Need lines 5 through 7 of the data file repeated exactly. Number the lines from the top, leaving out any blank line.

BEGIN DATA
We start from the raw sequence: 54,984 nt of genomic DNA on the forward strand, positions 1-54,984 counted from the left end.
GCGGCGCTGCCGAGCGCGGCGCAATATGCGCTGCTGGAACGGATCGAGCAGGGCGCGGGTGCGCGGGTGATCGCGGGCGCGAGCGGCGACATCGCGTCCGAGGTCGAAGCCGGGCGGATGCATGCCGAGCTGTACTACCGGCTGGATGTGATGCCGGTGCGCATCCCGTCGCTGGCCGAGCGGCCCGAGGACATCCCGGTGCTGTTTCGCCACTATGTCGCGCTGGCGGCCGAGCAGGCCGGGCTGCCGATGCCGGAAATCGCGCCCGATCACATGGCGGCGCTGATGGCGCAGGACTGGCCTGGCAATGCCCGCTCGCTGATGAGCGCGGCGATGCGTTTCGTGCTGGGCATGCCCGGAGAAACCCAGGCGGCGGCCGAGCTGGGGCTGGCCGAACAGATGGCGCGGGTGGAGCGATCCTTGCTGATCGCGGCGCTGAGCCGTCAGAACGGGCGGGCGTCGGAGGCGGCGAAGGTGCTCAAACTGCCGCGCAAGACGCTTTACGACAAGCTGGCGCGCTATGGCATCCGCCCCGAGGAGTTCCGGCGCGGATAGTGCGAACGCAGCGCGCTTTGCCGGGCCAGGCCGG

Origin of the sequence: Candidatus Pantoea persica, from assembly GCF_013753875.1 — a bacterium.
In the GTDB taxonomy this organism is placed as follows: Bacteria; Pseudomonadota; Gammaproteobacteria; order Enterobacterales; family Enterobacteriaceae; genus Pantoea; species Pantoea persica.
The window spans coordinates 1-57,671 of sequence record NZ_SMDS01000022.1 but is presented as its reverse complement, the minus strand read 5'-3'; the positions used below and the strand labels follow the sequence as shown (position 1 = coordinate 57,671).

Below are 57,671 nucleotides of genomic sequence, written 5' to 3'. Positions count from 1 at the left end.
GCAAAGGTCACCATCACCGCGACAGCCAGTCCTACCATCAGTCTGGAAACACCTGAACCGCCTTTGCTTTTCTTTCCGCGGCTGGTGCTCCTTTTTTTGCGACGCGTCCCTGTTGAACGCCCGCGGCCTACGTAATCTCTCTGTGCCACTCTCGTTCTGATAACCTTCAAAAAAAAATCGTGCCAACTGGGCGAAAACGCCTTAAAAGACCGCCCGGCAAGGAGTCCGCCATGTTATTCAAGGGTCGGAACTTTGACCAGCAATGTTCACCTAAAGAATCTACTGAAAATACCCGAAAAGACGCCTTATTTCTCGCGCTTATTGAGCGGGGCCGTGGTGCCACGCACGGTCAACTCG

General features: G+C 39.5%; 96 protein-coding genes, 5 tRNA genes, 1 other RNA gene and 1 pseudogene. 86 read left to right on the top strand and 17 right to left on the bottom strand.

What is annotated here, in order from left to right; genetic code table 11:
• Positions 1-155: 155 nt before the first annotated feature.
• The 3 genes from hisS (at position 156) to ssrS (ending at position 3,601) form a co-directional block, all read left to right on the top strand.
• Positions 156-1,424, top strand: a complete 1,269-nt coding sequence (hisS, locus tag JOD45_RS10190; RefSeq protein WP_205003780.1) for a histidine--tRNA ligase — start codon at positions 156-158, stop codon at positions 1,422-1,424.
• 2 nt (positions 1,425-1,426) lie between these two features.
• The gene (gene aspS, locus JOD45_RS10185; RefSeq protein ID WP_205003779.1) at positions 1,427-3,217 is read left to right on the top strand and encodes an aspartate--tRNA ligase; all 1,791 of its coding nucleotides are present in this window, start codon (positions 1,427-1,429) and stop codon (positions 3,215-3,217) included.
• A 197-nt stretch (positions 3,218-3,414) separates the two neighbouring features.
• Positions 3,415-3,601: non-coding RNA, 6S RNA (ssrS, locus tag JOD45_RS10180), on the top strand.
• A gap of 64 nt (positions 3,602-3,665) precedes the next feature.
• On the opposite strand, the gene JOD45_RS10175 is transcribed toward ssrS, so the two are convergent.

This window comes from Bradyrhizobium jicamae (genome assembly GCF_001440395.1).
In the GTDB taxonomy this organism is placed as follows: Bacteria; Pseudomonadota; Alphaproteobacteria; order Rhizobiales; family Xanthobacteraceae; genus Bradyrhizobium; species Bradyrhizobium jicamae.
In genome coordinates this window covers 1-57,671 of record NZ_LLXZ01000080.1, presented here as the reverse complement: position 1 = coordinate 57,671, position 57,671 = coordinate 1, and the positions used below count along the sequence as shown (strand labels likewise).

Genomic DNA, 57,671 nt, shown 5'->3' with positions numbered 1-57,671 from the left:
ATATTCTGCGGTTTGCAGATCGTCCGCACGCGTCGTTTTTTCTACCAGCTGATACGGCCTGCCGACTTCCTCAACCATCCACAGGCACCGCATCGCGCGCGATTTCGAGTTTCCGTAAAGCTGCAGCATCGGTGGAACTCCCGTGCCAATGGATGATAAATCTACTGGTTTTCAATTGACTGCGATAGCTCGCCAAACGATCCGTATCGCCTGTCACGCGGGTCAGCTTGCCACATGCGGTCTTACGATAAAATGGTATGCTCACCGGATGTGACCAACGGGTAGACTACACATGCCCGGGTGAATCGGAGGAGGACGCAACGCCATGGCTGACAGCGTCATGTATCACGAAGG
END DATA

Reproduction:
The window spans coordinates 1-57,671 of sequence record NZ_SMDS01000022.1 but is presented as its reverse complement, the minus strand read 5'-3'; the positions used below and the strand labels follow the sequence as shown (position 1 = coordinate 57,671).

Below are 57,671 nucleotides of genomic sequence, written 5' to 3'. Positions count from 1 at the left end.
GCAAAGGTCACCATCACCGCGACAGCCAGTCCTACCATCAGTCTGGAAACACCTGAACCGCCTTTGCTTTTCTTTCCGCGGCTGGTGCTCCTTTTTTTGCGACGCGTCCCTGTTGAACGCCCGCGGCCTACGTAATCTCTCTGTGCCACTCTCGTTCTGATAACCTTCAAAAAAAAATCGTGCCAACTGGGCGAAAACGCCTTAAAAGACCGCCCGGCAAGGAGTCCGCCATGTTATTCAAGGGTCGGAACTTTGACCAGCAATGTTCACCTAAAGAATCTACTGAAAATACCCGAAAAGACGCCTTATTTCTCGCGCTTATTGAGCGGGGCCGTGGTGCCACGCACGGTCAACTCG